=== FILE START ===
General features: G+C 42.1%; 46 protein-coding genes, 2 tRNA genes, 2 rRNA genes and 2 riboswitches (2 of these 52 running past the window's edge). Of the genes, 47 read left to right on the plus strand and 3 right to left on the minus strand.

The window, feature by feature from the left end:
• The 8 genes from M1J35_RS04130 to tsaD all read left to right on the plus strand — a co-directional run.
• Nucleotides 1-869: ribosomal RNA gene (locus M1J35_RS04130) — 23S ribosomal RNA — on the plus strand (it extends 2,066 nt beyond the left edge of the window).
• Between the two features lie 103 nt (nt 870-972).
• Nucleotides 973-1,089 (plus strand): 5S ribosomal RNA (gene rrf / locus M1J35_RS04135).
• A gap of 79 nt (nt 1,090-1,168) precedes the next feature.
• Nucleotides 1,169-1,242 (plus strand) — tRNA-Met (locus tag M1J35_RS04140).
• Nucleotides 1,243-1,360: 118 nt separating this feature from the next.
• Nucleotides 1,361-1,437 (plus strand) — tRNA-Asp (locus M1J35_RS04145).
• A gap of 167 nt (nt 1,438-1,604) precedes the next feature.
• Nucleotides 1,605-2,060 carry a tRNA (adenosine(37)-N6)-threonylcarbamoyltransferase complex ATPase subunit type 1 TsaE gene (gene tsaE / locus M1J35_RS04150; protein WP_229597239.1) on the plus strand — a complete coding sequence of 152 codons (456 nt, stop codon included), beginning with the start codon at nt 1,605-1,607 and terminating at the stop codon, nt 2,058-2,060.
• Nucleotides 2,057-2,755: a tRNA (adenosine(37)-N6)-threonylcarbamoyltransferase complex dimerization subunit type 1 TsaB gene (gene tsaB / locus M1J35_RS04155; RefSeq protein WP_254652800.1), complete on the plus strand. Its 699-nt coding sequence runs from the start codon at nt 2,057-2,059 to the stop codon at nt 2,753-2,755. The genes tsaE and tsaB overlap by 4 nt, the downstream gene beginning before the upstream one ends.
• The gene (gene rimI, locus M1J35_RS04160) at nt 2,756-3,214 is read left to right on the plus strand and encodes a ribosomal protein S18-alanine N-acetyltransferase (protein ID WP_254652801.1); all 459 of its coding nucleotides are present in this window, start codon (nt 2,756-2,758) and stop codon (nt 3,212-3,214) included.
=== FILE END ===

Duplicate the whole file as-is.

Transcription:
General features: G+C 42.1%; 46 protein-coding genes, 2 tRNA genes, 2 rRNA genes and 2 riboswitches (2 of these 52 running past the window's edge). Of the genes, 47 read left to right on the plus strand and 3 right to left on the minus strand.

The window, feature by feature from the left end:
• The 8 genes from M1J35_RS04130 to tsaD all read left to right on the plus strand — a co-directional run.
• Nucleotides 1-869: ribosomal RNA gene (locus M1J35_RS04130) — 23S ribosomal RNA — on the plus strand (it extends 2,066 nt beyond the left edge of the window).
• Between the two features lie 103 nt (nt 870-972).
• Nucleotides 973-1,089 (plus strand): 5S ribosomal RNA (gene rrf / locus M1J35_RS04135).
• A gap of 79 nt (nt 1,090-1,168) precedes the next feature.
• Nucleotides 1,169-1,242 (plus strand) — tRNA-Met (locus tag M1J35_RS04140).
• Nucleotides 1,243-1,360: 118 nt separating this feature from the next.
• Nucleotides 1,361-1,437 (plus strand) — tRNA-Asp (locus M1J35_RS04145).
• A gap of 167 nt (nt 1,438-1,604) precedes the next feature.
• Nucleotides 1,605-2,060 carry a tRNA (adenosine(37)-N6)-threonylcarbamoyltransferase complex ATPase subunit type 1 TsaE gene (gene tsaE / locus M1J35_RS04150; protein WP_229597239.1) on the plus strand — a complete coding sequence of 152 codons (456 nt, stop codon included), beginning with the start codon at nt 1,605-1,607 and terminating at the stop codon, nt 2,058-2,060.
• Nucleotides 2,057-2,755: a tRNA (adenosine(37)-N6)-threonylcarbamoyltransferase complex dimerization subunit type 1 TsaB gene (gene tsaB / locus M1J35_RS04155; RefSeq protein WP_254652800.1), complete on the plus strand. Its 699-nt coding sequence runs from the start codon at nt 2,057-2,059 to the stop codon at nt 2,753-2,755. The genes tsaE and tsaB overlap by 4 nt, the downstream gene beginning before the upstream one ends.
• The gene (gene rimI, locus M1J35_RS04160) at nt 2,756-3,214 is read left to right on the plus strand and encodes a ribosomal protein S18-alanine N-acetyltransferase (protein ID WP_254652801.1); all 459 of its coding nucleotides are present in this window, start codon (nt 2,756-2,758) and stop codon (nt 3,212-3,214) included.